Deadliest Homesteading Mistake, Fire Safety on the Homestead

They came from the city.

They were prepared.

They were prepared for the complete collapse of world civilization, and with it, the demise of the banks, the governments, the plumbing fixtures; all of the institutions modern man relies upon.

They were prepared for the Next Ice Age when a giant meteorite crashes into Earth and tilts the planet on its axis, plunging life on Earth into a thousand years of winter.

They were prepared for times of mass starvation, when folks would shoot you for your food, because they knew that if they were starving, they’d shoot someone for their food.

It didn’t matter that none of these things had ever happened, they didn’t have their heads buried in the sand, and they weren’t taking any chances.

But there was something they weren’t prepared for; something that has been a constant threat for approximately 4.5 billion years: the deadliest homesteading mistake.

They were at the end of a long and tortuous jeep trail twenty miles from the nearest town, so that when the roving bands from the ghetto, three-hundred miles away, came looking for them in order to get their home-grown tomatoes, they’d need four-wheel-drive.

They were even beyond cell-phone service, and since they’d wanted to eliminate having bills to pay, so they didn’t have cell phones anyway.

So when they awoke on a crisp November morn, and the fire in the stove had dwindled down to coals overnight, they filled up the firebox with armloads of dry wood, opened the damper all the way and went outside to enjoy the fresh morning air.

Then they started playing with the dogs, and time sort of got away from them…

Number of times that world civilization has collapsed: 0

Number of home fires in the United States in 2010: 384,000

That gave the cheap sheet-metal woodstove time to heat up the room. In fact, it gave the wide-open stove time to start glowing red-hot.  Metal begins to glow red at 752°.  Paper, such as the grocery sack behind the stove in which they kept the kindling, famously burns at 451°.

By the time they noticed licks of flame through the window of the cabin, the room had already filled with black smoke.  They didn’t have a well, so the only water they had was about two gallons of drinking water, which was inside the cabin.  There was half of a six-pack of beer in a cooler outside, but by that time, it wasn’t of much value at suppressing the flames which were spreading through the rafters.

Had they had a telephone, they might have called their Rural Volunteer Fire Department who would have at least tried to respond, even though these folks weren’t members, but the firehouse was seven miles away, most of it logging trail, and the pumper truck didn’t have four-wheel-drive.

It isn’t hard to imagine the despair they felt standing there in the middle of the woods helplessly watching their cabin, and with it, most of their possessions burn to the ground.  Luckily, their truck was parked far enough away that they had transportation into town.

The image of a home on fire is a very troubling sight, one that just seems inherently wrong.  Perhaps that’s why it’s so hard to imagine our own homes going up in flames, but in fact, home fires happen all the time, and they happen with the most frequency to those folks who are the least prepared for them.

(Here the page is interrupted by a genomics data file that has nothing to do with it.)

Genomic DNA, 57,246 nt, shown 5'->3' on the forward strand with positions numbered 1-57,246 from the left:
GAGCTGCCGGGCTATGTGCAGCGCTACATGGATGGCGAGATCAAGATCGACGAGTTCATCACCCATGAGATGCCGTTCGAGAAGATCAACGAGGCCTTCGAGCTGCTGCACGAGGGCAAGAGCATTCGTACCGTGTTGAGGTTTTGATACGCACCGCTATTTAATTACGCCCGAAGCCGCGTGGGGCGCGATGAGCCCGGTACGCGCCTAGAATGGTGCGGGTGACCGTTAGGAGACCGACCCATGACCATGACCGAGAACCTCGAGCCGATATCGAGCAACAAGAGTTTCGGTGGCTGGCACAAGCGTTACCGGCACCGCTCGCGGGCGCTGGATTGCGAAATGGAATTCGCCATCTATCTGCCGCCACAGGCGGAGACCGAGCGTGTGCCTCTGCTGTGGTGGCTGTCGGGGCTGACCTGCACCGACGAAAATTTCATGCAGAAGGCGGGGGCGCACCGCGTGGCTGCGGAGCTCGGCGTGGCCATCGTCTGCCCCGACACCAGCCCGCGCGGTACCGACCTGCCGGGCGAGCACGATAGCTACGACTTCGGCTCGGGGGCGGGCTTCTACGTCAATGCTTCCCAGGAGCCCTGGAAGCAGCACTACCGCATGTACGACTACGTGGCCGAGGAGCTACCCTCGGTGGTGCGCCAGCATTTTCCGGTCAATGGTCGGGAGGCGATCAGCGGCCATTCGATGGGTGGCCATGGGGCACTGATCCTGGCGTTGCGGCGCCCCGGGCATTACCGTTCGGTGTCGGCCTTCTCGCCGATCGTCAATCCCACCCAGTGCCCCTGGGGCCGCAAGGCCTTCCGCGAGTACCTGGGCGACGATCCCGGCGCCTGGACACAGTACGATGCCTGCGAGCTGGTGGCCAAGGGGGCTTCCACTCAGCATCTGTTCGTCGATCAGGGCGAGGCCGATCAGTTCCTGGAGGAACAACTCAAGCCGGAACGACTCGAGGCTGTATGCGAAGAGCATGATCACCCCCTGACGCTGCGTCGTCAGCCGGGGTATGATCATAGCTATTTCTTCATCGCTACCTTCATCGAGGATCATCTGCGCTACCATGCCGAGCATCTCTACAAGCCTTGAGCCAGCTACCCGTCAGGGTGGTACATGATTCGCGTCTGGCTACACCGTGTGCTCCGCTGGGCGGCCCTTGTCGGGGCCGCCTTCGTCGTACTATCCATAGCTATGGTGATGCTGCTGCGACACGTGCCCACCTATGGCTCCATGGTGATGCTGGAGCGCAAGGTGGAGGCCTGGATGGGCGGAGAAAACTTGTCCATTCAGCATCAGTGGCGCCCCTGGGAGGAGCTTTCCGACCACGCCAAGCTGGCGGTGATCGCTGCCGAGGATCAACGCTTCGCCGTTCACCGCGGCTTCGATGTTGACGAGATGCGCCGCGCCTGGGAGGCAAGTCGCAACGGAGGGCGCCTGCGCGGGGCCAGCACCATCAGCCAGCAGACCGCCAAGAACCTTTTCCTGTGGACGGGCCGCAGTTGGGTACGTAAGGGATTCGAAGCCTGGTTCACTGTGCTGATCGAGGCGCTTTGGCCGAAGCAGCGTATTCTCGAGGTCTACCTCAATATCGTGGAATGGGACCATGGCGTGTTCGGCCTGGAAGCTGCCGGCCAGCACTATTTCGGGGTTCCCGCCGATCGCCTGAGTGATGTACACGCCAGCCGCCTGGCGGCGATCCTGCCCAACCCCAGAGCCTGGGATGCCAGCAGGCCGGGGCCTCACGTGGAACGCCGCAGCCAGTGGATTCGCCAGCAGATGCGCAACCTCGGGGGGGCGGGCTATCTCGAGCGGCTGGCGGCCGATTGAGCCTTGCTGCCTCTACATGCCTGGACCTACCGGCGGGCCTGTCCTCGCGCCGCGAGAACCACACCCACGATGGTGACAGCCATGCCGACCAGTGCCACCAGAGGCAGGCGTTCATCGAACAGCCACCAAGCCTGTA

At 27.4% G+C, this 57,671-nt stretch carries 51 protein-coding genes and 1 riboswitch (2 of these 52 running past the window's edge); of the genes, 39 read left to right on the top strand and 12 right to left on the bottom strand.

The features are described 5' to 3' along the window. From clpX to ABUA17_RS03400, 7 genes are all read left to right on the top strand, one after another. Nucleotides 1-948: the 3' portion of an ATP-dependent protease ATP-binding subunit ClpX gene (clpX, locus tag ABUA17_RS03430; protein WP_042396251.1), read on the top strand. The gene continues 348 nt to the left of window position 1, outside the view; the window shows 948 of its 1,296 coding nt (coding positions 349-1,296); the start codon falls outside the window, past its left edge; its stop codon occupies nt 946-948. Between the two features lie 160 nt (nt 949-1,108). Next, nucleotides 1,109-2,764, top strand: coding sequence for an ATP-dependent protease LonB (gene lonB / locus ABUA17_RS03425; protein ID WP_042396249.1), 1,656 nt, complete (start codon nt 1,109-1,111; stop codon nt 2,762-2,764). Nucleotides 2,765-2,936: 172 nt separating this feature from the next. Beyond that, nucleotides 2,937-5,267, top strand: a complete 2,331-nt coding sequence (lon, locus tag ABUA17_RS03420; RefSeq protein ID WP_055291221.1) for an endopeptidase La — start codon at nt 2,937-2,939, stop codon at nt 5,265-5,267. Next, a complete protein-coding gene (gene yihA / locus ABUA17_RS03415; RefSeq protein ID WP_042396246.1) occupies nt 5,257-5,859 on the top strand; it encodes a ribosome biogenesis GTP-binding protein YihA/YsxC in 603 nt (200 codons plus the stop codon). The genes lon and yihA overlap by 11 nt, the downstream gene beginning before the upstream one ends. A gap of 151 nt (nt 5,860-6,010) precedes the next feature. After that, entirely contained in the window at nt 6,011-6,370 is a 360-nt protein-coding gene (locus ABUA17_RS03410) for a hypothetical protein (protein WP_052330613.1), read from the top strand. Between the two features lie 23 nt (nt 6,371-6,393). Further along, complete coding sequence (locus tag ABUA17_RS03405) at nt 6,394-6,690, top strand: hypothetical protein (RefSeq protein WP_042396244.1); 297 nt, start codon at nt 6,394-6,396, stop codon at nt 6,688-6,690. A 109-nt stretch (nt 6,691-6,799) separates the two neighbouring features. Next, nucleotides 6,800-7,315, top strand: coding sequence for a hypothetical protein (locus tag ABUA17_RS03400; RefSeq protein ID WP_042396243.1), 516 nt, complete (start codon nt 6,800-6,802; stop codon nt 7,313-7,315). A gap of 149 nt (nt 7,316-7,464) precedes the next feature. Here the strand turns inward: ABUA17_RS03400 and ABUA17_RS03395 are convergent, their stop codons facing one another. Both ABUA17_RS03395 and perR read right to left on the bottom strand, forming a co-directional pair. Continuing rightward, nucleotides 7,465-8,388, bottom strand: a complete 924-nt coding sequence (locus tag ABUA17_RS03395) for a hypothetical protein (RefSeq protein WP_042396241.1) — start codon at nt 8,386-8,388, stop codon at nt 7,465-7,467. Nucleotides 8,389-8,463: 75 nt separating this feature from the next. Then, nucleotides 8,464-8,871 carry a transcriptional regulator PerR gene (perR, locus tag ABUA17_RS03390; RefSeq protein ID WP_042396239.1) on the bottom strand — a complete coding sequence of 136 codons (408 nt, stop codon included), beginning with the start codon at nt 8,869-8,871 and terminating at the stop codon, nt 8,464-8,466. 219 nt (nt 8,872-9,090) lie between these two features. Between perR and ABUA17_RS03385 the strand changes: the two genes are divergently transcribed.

Don’t let this be you.  Whether you live in an apartment in the city, or a cabin in the woods, you need to take the threat of fire seriously, as there are few things that can ruin your life so quickly as a house fire, the deadliest homesteading mistake.

Groups Most at Risk for Home Fires

According to the CDC, these groups are at most risk for fire-related injuries and death:

Persons living in rural areas;

Children 4 and under;

Older Adults ages 65 and older;

African Americans and Native Americans;

The poorest Americans;

Persons living in manufactured homes or substandard housing.


How NOT to Burn Down Your Cabin in the Woods: Fire Safety on the Homestead

Here are a few rules specifically intended for rural cabin-dwellers:

ALWAYS have a fire extinguisher.  If you don’t have a well, plan to have one drilled.

NEVER leave a room where a woodstove is burning with the damper open.  Either stay and watch it, or close the damper down to where you usually keep it, or a bit less.

ALWAYS use only insulated stove pipe with a spark arrester.

NEVER keep combustible material near a woodstove.

ALWAYS make sure the chimney is at least three feet higher than the roof pitch.

ALWAYS use fireproof roofing material, and use fire-resistant building materials whenever possible.

ALWAYS keep branches and debris cleared away from the chimney.

NEVER keep explosive or flammable materials, such as gasoline, inside the cabin.

ALWAYS stack firewood at least 30 feet from the cabin.

ALWAYS have a lithium-battery smoke alarm(s) with a hush-button.

ALWAYS keep tall grass, brush, leaves and forest debris at least 30 feet away from the cabin; the further the better.



  1. Most interesting and well written article. How helpless our pioneer ancestors living in remote areas must have felt when threatened by fire. and other natural disasters. We can be so thankful for the support system of emergency services – fire and police departments etc.- that have become common parts of our communities. Those living in remote places still run the risk of losing it all. Thank you for enlightening article.

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